What does that word conjure up in your mind? Is it something good, or is it simply something that is drudgery because it has to be done. I have to admit I have a love-hate affair with editing, and I suppose a good many other writers feel that way too, whether you are writing fiction or non-fiction. These days I have been jumping back and forth between both. While I am writing a sequel to a fiction book, I just finished editing a non-fiction book that will be out soon on creating great villains. I am also working on editing one of my fiction books for its debut on audio. In other words, editing has become a big part of my writing time at the moment.
When I was writing non-fiction on a daily deadline, editing was a luxury I didn’t always have. When you are given five minutes to write a news story that is going to be the top lines of a television newscast with an audience that could be more than a million people, you learn to get it right the first time around. You might not have much time to think about what you’re going to say, much less edit that line or take your time thinking of fancy ways to say something. The words need to come out quickly onto the page and they need to come fast, and they need to make sense and they better be right without grammatical errors or typos. (at least they had to 20 years ago when I was still doing that sort of writing and we didn’t always have access to computers). Our goal was to write fast, make sense and get it right the first time.
At the same time I was also working on writing fiction during my free time and what I discovered about that was that often while part of my first lines were right, the rest always needed work. But editing was a big part of my life whether I was writing fiction or whether I was working with other writers in the newsroom. One thing I noticed, and which helped me in my own writing was that I began to spot some of the common certain writers had. That made me look over my own writing and I discovered I also had certain problems that kept coming up.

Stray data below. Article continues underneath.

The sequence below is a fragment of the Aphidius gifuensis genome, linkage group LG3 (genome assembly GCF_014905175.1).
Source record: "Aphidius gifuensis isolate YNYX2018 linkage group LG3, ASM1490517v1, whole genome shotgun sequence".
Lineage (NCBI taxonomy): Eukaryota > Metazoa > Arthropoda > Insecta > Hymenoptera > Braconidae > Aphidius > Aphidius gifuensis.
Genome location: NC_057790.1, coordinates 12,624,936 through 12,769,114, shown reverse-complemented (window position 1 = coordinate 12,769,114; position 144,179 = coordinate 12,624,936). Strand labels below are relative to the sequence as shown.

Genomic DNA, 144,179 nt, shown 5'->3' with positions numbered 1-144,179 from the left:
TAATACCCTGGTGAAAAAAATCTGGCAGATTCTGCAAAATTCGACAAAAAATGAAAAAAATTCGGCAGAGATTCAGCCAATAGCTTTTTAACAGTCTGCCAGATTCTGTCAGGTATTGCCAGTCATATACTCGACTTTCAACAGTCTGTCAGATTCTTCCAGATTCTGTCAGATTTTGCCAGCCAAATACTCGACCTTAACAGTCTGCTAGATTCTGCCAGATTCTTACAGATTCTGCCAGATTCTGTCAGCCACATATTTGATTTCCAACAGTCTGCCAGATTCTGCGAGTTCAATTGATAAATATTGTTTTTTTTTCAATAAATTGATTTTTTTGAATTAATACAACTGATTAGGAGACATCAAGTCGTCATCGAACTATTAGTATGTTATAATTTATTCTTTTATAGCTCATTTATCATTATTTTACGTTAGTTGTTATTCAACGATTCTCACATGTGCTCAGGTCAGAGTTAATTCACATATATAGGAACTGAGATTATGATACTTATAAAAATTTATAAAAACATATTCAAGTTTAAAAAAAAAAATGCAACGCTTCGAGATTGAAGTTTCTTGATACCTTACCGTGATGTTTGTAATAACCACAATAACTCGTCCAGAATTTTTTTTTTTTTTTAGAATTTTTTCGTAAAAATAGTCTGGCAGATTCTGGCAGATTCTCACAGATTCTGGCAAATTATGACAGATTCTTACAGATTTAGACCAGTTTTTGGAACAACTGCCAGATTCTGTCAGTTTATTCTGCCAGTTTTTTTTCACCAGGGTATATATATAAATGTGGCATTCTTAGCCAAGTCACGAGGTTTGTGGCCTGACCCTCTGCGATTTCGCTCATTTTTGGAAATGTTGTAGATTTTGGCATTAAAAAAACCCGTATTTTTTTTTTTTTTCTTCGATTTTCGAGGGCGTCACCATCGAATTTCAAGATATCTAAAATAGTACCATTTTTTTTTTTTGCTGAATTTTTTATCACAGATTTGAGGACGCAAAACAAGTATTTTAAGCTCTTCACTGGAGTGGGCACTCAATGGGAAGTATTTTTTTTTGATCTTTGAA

What I have also learned from reading other people’s work and my own is that every time I edit, I learn something new and it helps me the next time I sit down to write or edit a piece. Yes, we all have our little quirks as we write, but one of the secrets of changing them or learning them can be found as we edit. And we can fix those problems for the future if we just pay a small big of attention every time we go through one of our stories. As a result, I determined to figure out what I could do to not only improve my editing skills but to actually enjoy it the next time I was working on a story.
Watch for your weaknesses and them make a list of them as you edit.
Do you use the same type of sentences over and over? Are they all simple and declarative or do you get lost in the middle of one? Are you using the same phrases over and over so that your phrasing sound the same? If you watch for those types of structural problems or make a list of them, you can pay attention next time you sit down to write a story and hopefully catch yourself even as you are making the mistake. You can look for a new way to make your point.